In March, the Securities and Exchange Commission (SEC)’s Division of Examinations announced its 2021 examination priorities. The SEC has committed to focusing its investigations on, among other issues, “attendant risks related to FinTech,” conflicts of interest for securities brokers, and investment advisor breach of fiduciary duty. In short, the SEC’s focus on financial services companies will continue in 2021, with promised intensity. Additionally, a newer trend appears to be the SEC’s focus on disclosure concerning investment risks associated with climate change (sometimes referred to as “ESG” or “Environmental, Social, and Corporate” governance, three central factors in measuring the sustainability and social impact of an investment in a company or business).
As it concerns FinTech (referring to financial technology and innovation, including digital assets) and financial services generally, the SEC claims that its audits will focus on whether companies operate “consistent with their representations” to customers and investors, through whatever medium such representations occur. The SEC will also examine the handling of customer orders and the use of remote mobile applications (i.e., apps) to process financial transactions. The SEC further plans to scrutinize companies that utilize digital assets (think cryptocurrency) as part of their investment strategies, as well as management and portfolio trading practices, the safety of client funds, the effectiveness of internal controls, and other related matters. As a corollary, the SEC suggests that it may tighten its focus on anti-money laundering (AML) as well as alleged “suspicious and illegal” monetary activities inherent in any securities/financial institutions, including those which occur in the burgeoning cryptocurrency marketplace.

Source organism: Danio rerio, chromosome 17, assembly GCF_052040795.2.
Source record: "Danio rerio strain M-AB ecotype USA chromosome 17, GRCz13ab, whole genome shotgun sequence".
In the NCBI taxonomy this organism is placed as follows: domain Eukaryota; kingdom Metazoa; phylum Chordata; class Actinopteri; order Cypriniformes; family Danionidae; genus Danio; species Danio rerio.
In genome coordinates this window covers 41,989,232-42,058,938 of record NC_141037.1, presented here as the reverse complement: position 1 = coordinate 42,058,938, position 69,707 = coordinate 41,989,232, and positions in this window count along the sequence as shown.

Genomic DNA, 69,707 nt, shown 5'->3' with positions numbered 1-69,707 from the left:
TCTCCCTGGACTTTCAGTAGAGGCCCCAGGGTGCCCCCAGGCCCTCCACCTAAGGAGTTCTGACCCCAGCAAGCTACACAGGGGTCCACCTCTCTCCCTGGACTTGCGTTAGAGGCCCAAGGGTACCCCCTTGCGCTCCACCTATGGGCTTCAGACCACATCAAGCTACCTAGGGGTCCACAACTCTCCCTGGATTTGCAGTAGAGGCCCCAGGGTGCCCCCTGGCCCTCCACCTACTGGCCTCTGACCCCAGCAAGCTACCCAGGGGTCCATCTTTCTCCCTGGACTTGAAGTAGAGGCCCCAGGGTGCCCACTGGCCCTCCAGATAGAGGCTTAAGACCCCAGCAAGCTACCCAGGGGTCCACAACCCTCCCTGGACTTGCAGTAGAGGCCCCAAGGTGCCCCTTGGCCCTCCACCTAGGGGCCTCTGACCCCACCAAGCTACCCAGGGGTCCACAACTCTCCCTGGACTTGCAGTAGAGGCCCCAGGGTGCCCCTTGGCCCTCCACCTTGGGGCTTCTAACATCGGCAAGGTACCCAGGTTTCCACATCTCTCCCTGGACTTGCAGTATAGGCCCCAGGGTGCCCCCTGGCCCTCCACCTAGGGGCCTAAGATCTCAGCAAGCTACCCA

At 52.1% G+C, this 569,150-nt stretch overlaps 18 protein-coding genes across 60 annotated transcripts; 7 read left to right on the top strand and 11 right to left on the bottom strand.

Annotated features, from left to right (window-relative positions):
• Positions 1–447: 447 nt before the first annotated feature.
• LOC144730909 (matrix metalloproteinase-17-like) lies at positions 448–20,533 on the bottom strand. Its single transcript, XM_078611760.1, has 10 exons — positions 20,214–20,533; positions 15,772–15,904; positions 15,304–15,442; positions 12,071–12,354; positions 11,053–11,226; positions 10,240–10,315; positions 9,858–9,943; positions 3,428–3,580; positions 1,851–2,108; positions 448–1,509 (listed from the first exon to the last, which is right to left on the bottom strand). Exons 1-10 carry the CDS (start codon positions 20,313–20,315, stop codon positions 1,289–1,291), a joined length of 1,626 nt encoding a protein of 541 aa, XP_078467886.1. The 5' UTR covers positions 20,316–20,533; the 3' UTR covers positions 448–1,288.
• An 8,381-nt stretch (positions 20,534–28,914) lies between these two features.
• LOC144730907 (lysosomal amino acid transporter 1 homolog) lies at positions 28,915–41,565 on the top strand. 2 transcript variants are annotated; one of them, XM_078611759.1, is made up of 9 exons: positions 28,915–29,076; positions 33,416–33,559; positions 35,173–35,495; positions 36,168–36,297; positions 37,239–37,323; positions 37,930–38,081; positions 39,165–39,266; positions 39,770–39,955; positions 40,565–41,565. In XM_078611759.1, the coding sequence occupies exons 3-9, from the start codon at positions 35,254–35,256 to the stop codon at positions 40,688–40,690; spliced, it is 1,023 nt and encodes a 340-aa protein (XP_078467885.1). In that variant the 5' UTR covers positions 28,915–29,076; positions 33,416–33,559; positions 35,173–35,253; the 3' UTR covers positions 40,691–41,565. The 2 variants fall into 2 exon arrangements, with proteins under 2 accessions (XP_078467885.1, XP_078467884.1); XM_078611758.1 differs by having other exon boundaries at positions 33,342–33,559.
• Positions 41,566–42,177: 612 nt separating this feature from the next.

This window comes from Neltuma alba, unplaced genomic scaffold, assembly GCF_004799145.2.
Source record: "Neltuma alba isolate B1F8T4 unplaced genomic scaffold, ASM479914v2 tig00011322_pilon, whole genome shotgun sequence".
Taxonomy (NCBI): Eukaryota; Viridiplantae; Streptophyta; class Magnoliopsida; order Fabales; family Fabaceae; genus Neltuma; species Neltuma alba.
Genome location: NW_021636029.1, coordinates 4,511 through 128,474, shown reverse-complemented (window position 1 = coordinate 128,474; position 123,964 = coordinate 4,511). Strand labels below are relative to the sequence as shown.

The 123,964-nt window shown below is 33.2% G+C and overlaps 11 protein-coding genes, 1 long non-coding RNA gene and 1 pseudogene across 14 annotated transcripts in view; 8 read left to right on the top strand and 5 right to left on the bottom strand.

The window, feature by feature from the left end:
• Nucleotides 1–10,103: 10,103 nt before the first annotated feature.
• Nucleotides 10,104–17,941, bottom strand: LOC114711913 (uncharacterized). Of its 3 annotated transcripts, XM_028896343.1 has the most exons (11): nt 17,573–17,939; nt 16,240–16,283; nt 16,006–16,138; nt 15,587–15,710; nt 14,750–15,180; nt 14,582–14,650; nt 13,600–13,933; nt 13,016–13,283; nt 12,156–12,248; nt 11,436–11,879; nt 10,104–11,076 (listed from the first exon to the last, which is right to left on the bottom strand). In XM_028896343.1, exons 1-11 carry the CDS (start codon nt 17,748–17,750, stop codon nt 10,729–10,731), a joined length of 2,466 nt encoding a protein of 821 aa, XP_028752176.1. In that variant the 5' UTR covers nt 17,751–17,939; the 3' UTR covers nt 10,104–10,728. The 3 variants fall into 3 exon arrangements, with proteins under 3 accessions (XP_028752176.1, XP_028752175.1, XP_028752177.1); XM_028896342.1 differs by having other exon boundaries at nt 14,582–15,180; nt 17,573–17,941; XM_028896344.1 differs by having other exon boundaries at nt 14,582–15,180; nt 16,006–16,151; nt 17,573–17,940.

Concerning other priorities, the SEC has recommitted to rooting out conflicts of interest, confirming adherence to compliance programs, ensuring the protection of retirement savings, and enforcing investor/customer informational security and privacy. This means that the SEC will continue to focus on:
(a) how financial services companies interact with their customers (including the quality of disclosures and transparency regarding important (material) information),
(b) whether companies take conflicts of interest seriously and enforce their policies,
(c) the degree to which compliance/AML policies are followed and enforced, and
(d) efforts taken to protect customer private and confidential information.
None of these priorities is new; however, the SEC has suggested the need for more rigorous examination for 2021.
Finally, the SEC, for the first time, has expressed a significant interest in integrating climate and ESG considerations into the agency’s broader regulatory framework. As with its newly-emphasized priorities, it remains to be seen just how the SEC’s focus on ESG will translate into action. The SEC has also made clear that its list of priorities is non-exclusive, and subject to change.
Thus far in 2021, the SEC has brought over fifty enforcement actions, mostly against broker-dealers accused of fraud, individuals operating Ponzi schemes, illegal securities offerings, and undisclosed payments. In other words, there do not appear to be any new enforcement-specific trends, but Q1 2021 only recently ended, and the SEC could shift focus over the next nine months.